San Fernando Valley Sun/el Sol Staff
The 1965 North Valley Broncos from Pacoima were a little league baseball team nobody from the City of San Fernando or Sylmar wanted to play — and not simply because of their talent.
Segregation was still a defining standard at that time in parts of the Valley, and in those two communities. The North Valley Broncos players were all African American, and it was easy for segregated communities to refuse to let them play against their teams, even though a non-separated league had been created two years earlier.
But the Broncos got the best possible revenge — on the field of play. They were good enough to reach the 1965 Little League World Series, the first all-Black team from Southern California to qualify for the tournament.
Living and deceased players from that team were recently honored by the community and LA Councilmember Monica Rodriguez at the Pacoima Little League Field.
“We are dedicating the intersection of Dronfield Avenue and Osborne Street to commemorate the history and success of the 1965 Pacoima Little League [team] for going to the World Series,” Rodriguez said.
“It was an incredible and remarkable story; an all-African American team ascending into this remarkable story. And it’s really important for us to commemorate that story and [the obstacles they overcame] for young people and generations to come.”
It’s a story that people such as Crystal Jackson will not allow to be lost in history.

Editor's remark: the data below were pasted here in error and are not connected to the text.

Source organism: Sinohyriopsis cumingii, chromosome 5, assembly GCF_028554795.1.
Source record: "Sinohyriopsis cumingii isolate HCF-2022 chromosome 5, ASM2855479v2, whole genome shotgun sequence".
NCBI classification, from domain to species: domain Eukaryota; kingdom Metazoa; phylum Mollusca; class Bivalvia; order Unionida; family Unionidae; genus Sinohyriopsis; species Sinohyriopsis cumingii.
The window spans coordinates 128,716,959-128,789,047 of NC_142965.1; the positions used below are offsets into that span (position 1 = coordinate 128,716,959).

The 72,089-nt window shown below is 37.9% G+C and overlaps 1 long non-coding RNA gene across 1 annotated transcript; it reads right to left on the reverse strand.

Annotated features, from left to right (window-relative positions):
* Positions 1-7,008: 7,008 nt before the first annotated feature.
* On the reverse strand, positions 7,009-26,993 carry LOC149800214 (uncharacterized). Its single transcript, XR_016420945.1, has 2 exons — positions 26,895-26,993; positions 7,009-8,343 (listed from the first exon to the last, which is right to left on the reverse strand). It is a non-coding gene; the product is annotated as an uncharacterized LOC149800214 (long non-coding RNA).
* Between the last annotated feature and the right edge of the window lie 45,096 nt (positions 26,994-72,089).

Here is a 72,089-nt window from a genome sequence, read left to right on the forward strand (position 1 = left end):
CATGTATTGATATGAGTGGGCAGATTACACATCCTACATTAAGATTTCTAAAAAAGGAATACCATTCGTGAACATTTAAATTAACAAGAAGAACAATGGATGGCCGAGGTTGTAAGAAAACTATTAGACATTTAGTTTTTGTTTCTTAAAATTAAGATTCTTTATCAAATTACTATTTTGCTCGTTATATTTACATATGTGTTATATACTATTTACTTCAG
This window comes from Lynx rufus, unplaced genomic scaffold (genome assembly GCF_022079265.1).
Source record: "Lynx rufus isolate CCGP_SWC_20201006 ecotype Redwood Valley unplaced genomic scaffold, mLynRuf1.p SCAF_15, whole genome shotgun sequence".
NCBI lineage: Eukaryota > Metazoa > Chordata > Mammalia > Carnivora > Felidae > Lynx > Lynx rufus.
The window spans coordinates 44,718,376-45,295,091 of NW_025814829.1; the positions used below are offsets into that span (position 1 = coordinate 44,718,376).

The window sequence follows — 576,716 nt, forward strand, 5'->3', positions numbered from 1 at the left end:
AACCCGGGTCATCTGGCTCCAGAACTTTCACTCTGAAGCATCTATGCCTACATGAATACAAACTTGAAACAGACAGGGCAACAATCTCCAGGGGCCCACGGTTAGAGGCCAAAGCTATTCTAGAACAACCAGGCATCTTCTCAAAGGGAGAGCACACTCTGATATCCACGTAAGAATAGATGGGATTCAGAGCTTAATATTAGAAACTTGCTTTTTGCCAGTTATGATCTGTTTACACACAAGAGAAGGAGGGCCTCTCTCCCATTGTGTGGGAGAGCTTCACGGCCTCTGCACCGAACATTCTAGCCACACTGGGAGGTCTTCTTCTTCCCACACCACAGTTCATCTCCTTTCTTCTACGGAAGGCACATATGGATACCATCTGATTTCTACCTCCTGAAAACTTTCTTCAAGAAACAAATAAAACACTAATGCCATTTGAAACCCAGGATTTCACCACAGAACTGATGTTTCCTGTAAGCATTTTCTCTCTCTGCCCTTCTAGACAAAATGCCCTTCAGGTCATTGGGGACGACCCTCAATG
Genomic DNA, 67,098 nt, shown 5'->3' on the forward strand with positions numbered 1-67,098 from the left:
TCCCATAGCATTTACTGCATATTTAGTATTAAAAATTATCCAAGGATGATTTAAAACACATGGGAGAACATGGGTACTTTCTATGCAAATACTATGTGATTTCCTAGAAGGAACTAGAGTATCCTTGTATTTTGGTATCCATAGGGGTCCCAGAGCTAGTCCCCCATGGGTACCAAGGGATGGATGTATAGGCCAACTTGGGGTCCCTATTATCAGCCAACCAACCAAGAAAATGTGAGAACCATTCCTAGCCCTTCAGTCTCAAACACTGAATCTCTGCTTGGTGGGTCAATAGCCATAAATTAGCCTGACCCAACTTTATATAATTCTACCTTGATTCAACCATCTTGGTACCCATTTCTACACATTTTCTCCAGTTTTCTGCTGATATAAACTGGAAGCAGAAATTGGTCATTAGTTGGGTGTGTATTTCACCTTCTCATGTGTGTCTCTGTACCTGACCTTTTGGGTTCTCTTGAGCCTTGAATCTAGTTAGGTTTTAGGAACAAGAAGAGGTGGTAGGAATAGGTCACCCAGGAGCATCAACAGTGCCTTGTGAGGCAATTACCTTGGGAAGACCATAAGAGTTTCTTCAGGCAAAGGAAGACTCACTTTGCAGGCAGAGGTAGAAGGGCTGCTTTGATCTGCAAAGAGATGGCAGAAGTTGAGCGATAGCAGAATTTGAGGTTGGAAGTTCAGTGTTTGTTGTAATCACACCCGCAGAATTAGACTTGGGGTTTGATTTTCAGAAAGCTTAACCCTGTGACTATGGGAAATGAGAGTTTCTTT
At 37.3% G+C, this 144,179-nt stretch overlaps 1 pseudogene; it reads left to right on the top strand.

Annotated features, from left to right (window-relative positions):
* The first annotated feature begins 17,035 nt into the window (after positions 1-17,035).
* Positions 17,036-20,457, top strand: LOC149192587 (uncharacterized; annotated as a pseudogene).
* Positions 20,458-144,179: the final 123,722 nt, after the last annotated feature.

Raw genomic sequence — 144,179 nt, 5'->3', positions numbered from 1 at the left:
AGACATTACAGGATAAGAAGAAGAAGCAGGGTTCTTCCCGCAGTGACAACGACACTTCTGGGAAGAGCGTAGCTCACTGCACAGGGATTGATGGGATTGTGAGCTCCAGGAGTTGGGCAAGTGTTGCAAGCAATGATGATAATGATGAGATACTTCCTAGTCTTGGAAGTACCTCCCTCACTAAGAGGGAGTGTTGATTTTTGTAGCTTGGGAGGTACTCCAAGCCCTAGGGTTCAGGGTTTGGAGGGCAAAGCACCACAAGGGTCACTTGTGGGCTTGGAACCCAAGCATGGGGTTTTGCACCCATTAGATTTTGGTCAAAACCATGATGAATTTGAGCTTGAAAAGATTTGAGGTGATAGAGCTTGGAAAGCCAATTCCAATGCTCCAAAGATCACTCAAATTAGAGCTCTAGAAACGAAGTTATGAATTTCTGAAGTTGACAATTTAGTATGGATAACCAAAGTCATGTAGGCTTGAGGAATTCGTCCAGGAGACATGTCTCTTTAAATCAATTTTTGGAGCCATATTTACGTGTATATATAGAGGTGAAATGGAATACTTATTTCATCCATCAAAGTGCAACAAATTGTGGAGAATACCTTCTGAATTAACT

“I have studied the history of Pacoima for the last seven years,” said Jackson, an author and director who is also president of the Pacoima Historical Society. “And nobody would believe how much [of Pacoima’s] history was hidden from the rest of the world, from the country, from the state, from the city, They didn’t let our history be known.
“The history of this baseball team, it started because in 1960 there were no places to play if you were ‘of color.’ The other leagues told them ‘no.’ But their parents said, ‘we’re not standing down and taking that. We will go around the hurdle, we will go through the hurdle and we will make this happen for our boys.’”
The player’s fathers got together and leased an area of land near Hansen Dam for $1 a month so the team would have a place to practice. The Broncos then went on to win the North Valley League and make it all the way to New Bedford, MA, where the Little League World Series was played.
Anthony Davis — one of the greatest athletes to come out of Pacoima, and who also went on to fame playing college and pro football — was part of that Broncos team. He distinctly remembered how his team was not allowed to play baseball in Sylmar or San Fernando at that time.
“We weren’t allowed to play across the street,” Davis said. The Broncos’ rudimentary field was across the street from where white youth played on a better field and with better equipment.
But Davis and the other players would not be discouraged — or disparaged.
“Looking back at this historically, one of the best things is ‘this’ was my foundation [to succeed],” Davis said. “I tell kids everywhere I go, if anybody tells you that you can’t make it in life, all you do is get up, look in the mirror and say, ‘I can.’ Every time you get knocked down you get back up, and you gotta be stronger.
“It’s like playing a baseball game. If you strike out four times, the next day you might go four for four.”
Michael Oliver, representing his late brother Larry, tearfully remembered a game against a San Pedro little league team where Larry “fouled off 17 balls. He refused to be struck out. And then he got a base hit.”
It was that kind of desire and tenacity that got the Broncos to the Little League World Series — and to become a part of history.